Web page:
VCs slow down pace of investing activity while early-stage founders still busy seeking funding
DocSend, a secure document sharing platform and Dropbox (NASDAQ: DBX) company, today released new data based on its Pitch Deck Interest metrics showing Q2 founder and investor activity declined 6% and 12%, respectively, in comparison to Q1. However, the year-over-year (YoY) comparison for Q2 reveals a divergence between a slower pace of VC engagement and higher rate of founder pitch activity.
After a record year of fundraising in 2021, investor activity has cooled. Startups are still actively pitching for more funding, though: the supply of founder pitch decks being sent to VCs is up nearly 11% compared to the same time last year. Founders are now facing a more temperate audience as VC interaction with pitch decks, a proxy for demand, is down 7% YoY. This equates to a gap between supply and demand of approximately 16%.
While the new Q2 data paints a somewhat sobering picture, the mid-year analysis of the same data shows a healthy, if not more balanced, fundraising marketplace. In the first six months of 2022, VC engagement with startup pitch decks increased 3% YoY. During the same time, founders increased the average number of pitch decks sent to investors by almost 14%.
As more founders clamor for the increasingly discerning attention of VCs, investors continue to become more efficient in their evaluation of pitch decks – shaving off 10 seconds (2:46 – 2:36) on average in Q2 of this year compared to last. This speaks to an overall trend of efficiency in the marketplace, characterized by the need to manage high-volume deal making in a remote environment.
DocSend’s Pitch Deck Interest data primarily reflects early-stage fundraising activity – from pre-seed to Series A. Additional market data on funding outcomes indicates that many investors are wary of betting big money on late-stage startups following declining valuations in the public and private markets. Instead, they have shifted their focus to smaller, early-stage bets. For example, seed-stage deal count is estimated to be over 1,300 deals closed in Q2 – surpassing the highest mark set during all of last year’s frenzied VC activity, according to Pitchbook data.
“Early-stage investing is operating like business as usual, and that’s a trend I anticipate will continue in the second half of the year,” said Russ Heddleston, DocSend co-founder and head of commercial, DocSend at Dropbox. “A number of funds were raised over the past couple of years and investors are still sitting on a lot of dry powder. The wise VC is looking at opportunities in pre-seed and seed stage startups with strong fundamentals. As the marketplace settles, investors are looking to get in early on a larger number of small bets, and that’s keeping this section of the landscape healthy.”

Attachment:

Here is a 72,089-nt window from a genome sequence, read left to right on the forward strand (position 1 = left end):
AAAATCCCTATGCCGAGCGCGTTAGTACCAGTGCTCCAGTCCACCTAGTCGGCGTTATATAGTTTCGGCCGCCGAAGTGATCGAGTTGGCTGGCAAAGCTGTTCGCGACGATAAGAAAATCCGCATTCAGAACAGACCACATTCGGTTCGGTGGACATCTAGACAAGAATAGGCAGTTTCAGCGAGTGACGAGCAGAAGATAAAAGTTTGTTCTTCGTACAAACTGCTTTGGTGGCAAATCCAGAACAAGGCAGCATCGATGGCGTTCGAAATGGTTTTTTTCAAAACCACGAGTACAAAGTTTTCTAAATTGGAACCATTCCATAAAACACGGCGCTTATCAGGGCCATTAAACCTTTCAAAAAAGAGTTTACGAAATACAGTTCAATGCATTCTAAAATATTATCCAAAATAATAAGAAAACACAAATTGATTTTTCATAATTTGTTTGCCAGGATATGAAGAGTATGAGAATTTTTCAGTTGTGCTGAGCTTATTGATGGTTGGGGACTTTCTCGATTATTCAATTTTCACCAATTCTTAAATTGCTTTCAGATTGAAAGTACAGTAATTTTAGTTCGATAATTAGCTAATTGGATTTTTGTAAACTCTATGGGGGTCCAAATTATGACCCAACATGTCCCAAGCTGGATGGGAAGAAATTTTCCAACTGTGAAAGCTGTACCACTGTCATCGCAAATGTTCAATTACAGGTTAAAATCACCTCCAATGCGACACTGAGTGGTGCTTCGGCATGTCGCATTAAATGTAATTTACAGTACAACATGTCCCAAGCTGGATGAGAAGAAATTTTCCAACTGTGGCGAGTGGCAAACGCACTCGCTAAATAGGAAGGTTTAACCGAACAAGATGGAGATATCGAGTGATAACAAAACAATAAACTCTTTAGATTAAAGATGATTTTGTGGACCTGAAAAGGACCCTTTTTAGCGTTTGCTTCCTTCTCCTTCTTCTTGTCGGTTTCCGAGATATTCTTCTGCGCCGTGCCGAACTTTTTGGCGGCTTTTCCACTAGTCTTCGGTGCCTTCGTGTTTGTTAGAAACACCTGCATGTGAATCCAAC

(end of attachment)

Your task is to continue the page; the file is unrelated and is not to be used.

Key Leading Indicators of VC Fundraising Activity
There are three core metrics unique to DocSend for tracking investors’ hunger for deals and founders’ quest for capital.
- Founder links created – the average number of pitch deck links each founder is creating via DocSend. This serves as a proxy for supply of startups seeking funding. A “link” refers to the unique URL a founder creates using DocSend to share their pitch deck with investors. When the average number of links increases, it means that founders are sending their decks out to more investors.
- Investor deck interactions – the average number of investor interactions for each pitch deck link. This serves as a proxy for demand for investments. The higher the interaction metric, the more often decks are viewed, shared and revisited by potential investors.
- Investor time spent – the average time spent per pitch deck by potential investors. This metric offers a look at how long VCs are spending reviewing deals. More time spent per deck could mean investors are more closely scrutinizing deals.